The likely first two picks in the NBA draft will be linked forever, one starting out as a Trail Blazer and one as a Sonic.
LAS VEGAS — We are waiting for Greg Oden and Kevin Durant, the two teenagers charged with resurrecting professional basketball in the Northwest.
It is a few minutes after 11 a.m. and the conditions are perfect for a grand entrance for the men of the moment. Soon after, they stroll in from separate entrances and meet in the middle of the ballroom of the ultra-swanky Wynn Hotel.
They shake hands with several powerbrokers in the NBA and move in a relaxed, self-assured manner as if they own the place. They sit next to each other at a podium to promote Team USA basketball. They pose for pictures and conduct interviews together as if joined at the hips.
- Man shot dead in South Seattle while on phone with mom
- Seattle company copes with backlash on $70,000 minimum wage
- Higher wages a surprising success for Seattle restaurant Ivar's
- Impressions from Day 2 of Seahawks' training camp
- Costco purchases land in southeast Redmond for long-delayed project
Most Read Stories
During a quiet moment, they share a private conversation, which ends up with Durant bursting into laughter.
Asked later what they talked about, Oden said, “I was telling him what I’m doing for the Memorial Day weekend. People think we talk about basketball, but to be honest, we never talk about basketball. It’s always about what we’re going to do or where we’re going next or what’s up with this guy or that guy.”
Admittedly, they’re not friends, but they’re friendly.
Notable figures who spent time with the Blazers and Sonics:
Shawn Kemp: 1989-90 Seattle, 2000-02 Portland
• One of the best PFs in the ’90s. Downslide began in Portland.
Maurice Lucas: 1976-80 Portland, 1986-87 Seattle, ’87-88 Portland
• Trail Blazers legend was the last player traded between the teams, in 1987.
Nate McMillan: 1986-2005 Seattle, 2005-present Portland
• Mr. Sonic declined Seattle coaching job for the Blazers.
Wally Walker: 1976-78 Portland, 1978-82 Seattle
• Only player to win an NBA title with Sonics and Blazers.
Bob Whitsitt: 1986-94 Seattle, 1995-03 Portland
• Architect of championship-contending teams in both cities.
“We’re cool,” Oden said. “He’s from the inner city of Washington (D.C.) and I’m from Indianapolis, so we’re totally different types of guys. We haven’t spent a lot of time together, but every time I see him our relationship gets stronger and stronger. And I got a funny feeling that I’ll be seeing a lot of him from now on.”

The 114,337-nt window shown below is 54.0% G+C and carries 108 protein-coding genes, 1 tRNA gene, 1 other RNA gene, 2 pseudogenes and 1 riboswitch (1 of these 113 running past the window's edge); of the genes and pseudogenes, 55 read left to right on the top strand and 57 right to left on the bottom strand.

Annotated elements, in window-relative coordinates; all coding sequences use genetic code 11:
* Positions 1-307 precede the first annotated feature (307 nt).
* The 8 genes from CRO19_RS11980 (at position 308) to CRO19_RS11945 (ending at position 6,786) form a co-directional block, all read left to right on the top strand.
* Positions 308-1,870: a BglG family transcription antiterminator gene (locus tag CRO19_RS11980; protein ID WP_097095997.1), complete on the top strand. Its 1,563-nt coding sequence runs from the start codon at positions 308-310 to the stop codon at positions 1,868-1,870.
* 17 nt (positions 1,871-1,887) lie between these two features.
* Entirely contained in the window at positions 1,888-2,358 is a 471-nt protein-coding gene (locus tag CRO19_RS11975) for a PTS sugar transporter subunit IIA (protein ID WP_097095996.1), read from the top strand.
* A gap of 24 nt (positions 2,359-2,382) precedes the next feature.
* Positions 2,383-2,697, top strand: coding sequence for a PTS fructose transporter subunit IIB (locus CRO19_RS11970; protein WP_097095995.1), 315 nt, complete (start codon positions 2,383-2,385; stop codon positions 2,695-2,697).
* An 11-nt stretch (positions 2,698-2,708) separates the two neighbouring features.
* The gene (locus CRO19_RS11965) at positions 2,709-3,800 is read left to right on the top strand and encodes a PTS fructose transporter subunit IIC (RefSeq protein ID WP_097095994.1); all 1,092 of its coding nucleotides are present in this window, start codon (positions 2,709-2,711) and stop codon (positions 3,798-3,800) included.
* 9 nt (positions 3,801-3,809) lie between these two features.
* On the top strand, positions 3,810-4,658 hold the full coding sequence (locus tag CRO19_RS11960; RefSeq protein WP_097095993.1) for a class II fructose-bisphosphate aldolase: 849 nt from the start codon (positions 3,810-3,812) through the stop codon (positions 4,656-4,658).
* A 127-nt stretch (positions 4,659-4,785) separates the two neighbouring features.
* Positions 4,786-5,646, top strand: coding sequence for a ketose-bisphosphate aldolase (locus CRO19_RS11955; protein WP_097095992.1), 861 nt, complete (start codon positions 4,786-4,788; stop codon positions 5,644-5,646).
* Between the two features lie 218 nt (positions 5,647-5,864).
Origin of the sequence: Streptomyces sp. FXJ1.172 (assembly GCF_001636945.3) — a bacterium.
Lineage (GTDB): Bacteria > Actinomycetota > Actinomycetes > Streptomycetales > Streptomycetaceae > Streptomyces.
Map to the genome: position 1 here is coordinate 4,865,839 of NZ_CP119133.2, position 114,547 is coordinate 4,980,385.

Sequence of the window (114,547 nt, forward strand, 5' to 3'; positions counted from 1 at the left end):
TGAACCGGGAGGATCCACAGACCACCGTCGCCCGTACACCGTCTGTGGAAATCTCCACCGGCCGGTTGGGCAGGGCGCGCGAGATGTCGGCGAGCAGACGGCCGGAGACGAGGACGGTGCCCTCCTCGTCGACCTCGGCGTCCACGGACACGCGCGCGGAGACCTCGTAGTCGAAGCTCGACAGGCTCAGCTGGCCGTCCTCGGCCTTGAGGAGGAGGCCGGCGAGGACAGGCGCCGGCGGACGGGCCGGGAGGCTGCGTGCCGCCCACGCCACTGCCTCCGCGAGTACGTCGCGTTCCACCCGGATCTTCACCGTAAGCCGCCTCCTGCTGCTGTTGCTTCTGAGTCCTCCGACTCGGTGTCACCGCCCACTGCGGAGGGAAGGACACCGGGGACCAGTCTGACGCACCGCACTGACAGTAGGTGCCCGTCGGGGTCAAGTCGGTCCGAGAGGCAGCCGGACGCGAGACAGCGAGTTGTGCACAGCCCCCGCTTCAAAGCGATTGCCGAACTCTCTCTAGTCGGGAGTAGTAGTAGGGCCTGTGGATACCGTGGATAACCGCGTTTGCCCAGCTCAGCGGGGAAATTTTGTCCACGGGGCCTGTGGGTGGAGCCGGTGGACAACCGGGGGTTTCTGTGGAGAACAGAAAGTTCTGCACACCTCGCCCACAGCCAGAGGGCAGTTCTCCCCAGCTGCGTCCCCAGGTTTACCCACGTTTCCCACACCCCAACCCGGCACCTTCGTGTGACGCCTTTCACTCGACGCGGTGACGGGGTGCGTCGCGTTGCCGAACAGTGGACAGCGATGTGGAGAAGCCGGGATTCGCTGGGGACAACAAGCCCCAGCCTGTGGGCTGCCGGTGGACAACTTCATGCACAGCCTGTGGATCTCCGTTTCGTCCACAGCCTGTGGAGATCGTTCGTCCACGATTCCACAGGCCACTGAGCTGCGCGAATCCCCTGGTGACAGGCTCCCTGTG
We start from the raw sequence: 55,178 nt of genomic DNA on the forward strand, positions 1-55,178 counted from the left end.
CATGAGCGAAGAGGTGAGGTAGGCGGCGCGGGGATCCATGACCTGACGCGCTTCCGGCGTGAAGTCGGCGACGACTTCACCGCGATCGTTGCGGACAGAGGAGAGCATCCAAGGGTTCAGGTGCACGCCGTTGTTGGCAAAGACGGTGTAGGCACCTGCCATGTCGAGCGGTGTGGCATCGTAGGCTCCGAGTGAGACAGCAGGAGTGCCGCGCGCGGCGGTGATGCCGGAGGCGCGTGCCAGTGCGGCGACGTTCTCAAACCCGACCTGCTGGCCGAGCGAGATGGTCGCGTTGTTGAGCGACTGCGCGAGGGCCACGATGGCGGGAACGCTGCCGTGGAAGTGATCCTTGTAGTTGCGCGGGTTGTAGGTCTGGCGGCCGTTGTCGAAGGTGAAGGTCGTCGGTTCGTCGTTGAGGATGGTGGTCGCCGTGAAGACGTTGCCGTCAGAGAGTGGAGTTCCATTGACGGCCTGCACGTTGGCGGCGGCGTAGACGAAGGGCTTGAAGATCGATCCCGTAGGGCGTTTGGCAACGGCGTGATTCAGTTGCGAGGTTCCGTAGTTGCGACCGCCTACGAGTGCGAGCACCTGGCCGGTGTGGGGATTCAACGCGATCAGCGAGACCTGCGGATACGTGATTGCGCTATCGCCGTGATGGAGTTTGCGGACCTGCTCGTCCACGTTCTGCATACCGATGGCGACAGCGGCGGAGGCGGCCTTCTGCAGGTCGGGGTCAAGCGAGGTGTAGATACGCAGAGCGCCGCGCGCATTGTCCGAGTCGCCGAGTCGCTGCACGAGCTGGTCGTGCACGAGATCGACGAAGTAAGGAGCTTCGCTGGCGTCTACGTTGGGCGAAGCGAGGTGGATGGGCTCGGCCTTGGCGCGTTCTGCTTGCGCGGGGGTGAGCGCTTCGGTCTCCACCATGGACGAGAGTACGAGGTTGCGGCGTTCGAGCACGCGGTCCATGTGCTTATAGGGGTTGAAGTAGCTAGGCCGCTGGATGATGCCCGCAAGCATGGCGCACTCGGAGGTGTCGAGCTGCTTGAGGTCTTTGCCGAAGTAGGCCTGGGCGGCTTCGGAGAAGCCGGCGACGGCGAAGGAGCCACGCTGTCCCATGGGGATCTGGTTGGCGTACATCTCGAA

That’s a big understatement.
After bucking the odds for a 1-2 finish in last Tuesday’s draft lottery, the Portland Trail Blazers and Sonics will select first and second, respectively, in the June 28th draft. The fortuitous turn of events could mean that Oden, the Ohio State center, and Durant, the Texas forward, will play in the Northwest for many years.
“If this thing [the draft] happens like people say it will, then yeah, I guess you can say that we’re going to be linked for the next however long it is,” said Oden, who will likely be chosen by Portland. “But so far, nothing has really happened like it was supposed to. All this time, I’ve been hearing that Memphis and Boston were going to win [the lottery], but that didn’t happen, so who knows.
“It seems like Kevin and I have been linked to one another our entire lives, so in a way, this kind of makes sense.”
Actually, their careers first began to intertwine as high-school juniors in 2004. Back then, Oden was considered the top prep player in the country at Lawrence North (Ind.), while Durant didn’t cement the title of second best until midway through his season at perennial powerhouse Oak Hill Academy in Virginia.
Durant further entrenched himself as the No. 2 prep player during the McDonald’s All-American Game when he won co-MVP honors and scored 25 points to lead the West team to victory. Oden, who played with an injured right wrist, had 10 points, five rebounds and four blocks for the East.
It was the only time they’ve played against each other.
“We play two different positions and there’s no possible way that you can say who’s going to win,” Oden said. “He’s going to win a one-on-one game because his game is so different and better suited to win a one-on-one matchup than mine. You’re not going to see me out there on the perimeter trying to guard him because that’s not going to happen.”
Added Durant, “And you’re not going to see me in the post trying to match up with him because he’s too big. Hopefully one of my teammates can handle him because I know that I can’t.”
Standing next to each other, their differences in demeanor and appearance become obvious.